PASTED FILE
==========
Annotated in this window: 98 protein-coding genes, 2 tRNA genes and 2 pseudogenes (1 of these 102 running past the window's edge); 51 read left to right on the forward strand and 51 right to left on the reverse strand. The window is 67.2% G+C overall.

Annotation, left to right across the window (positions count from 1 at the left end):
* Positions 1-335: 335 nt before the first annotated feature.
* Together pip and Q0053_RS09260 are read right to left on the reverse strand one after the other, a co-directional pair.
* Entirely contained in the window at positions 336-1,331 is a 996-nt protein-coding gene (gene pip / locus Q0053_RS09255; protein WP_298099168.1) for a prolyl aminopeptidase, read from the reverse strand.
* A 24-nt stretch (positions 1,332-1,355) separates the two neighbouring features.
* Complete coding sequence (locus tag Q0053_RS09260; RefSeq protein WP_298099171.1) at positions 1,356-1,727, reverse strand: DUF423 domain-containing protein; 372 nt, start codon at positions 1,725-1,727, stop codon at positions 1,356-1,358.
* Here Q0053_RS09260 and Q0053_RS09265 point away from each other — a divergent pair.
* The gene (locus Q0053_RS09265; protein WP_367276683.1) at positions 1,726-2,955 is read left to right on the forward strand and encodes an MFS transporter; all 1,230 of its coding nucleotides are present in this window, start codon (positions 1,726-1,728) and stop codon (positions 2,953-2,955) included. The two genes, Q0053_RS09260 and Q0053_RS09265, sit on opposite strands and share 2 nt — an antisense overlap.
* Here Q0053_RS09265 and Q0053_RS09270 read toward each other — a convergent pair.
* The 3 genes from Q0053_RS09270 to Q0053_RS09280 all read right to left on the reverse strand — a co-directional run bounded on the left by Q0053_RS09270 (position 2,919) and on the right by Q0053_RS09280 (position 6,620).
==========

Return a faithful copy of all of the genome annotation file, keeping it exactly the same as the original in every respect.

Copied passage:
Annotated in this window: 98 protein-coding genes, 2 tRNA genes and 2 pseudogenes (1 of these 102 running past the window's edge); 51 read left to right on the forward strand and 51 right to left on the reverse strand. The window is 67.2% G+C overall.

Annotation, left to right across the window (positions count from 1 at the left end):
* Positions 1-335: 335 nt before the first annotated feature.
* Together pip and Q0053_RS09260 are read right to left on the reverse strand one after the other, a co-directional pair.
* Entirely contained in the window at positions 336-1,331 is a 996-nt protein-coding gene (gene pip / locus Q0053_RS09255; protein WP_298099168.1) for a prolyl aminopeptidase, read from the reverse strand.
* A 24-nt stretch (positions 1,332-1,355) separates the two neighbouring features.
* Complete coding sequence (locus tag Q0053_RS09260; RefSeq protein WP_298099171.1) at positions 1,356-1,727, reverse strand: DUF423 domain-containing protein; 372 nt, start codon at positions 1,725-1,727, stop codon at positions 1,356-1,358.
* Here Q0053_RS09260 and Q0053_RS09265 point away from each other — a divergent pair.
* The gene (locus Q0053_RS09265; protein WP_367276683.1) at positions 1,726-2,955 is read left to right on the forward strand and encodes an MFS transporter; all 1,230 of its coding nucleotides are present in this window, start codon (positions 1,726-1,728) and stop codon (positions 2,953-2,955) included. The two genes, Q0053_RS09260 and Q0053_RS09265, sit on opposite strands and share 2 nt — an antisense overlap.
* Here Q0053_RS09265 and Q0053_RS09270 read toward each other — a convergent pair.
* The 3 genes from Q0053_RS09270 to Q0053_RS09280 all read right to left on the reverse strand — a co-directional run bounded on the left by Q0053_RS09270 (position 2,919) and on the right by Q0053_RS09280 (position 6,620).